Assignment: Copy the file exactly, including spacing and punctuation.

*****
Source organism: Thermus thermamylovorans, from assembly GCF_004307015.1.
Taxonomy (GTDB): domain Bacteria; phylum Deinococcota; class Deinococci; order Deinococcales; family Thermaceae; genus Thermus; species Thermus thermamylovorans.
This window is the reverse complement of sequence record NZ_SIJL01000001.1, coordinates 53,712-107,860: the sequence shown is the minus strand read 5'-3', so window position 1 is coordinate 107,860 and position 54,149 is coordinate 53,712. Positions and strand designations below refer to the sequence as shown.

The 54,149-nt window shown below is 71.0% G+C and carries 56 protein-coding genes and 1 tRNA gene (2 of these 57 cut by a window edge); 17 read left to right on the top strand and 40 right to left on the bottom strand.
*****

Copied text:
Source organism: Thermus thermamylovorans, from assembly GCF_004307015.1.
Taxonomy (GTDB): domain Bacteria; phylum Deinococcota; class Deinococci; order Deinococcales; family Thermaceae; genus Thermus; species Thermus thermamylovorans.
This window is the reverse complement of sequence record NZ_SIJL01000001.1, coordinates 53,712-107,860: the sequence shown is the minus strand read 5'-3', so window position 1 is coordinate 107,860 and position 54,149 is coordinate 53,712. Positions and strand designations below refer to the sequence as shown.

The 54,149-nt window shown below is 71.0% G+C and carries 56 protein-coding genes and 1 tRNA gene (2 of these 57 cut by a window edge); 17 read left to right on the top strand and 40 right to left on the bottom strand.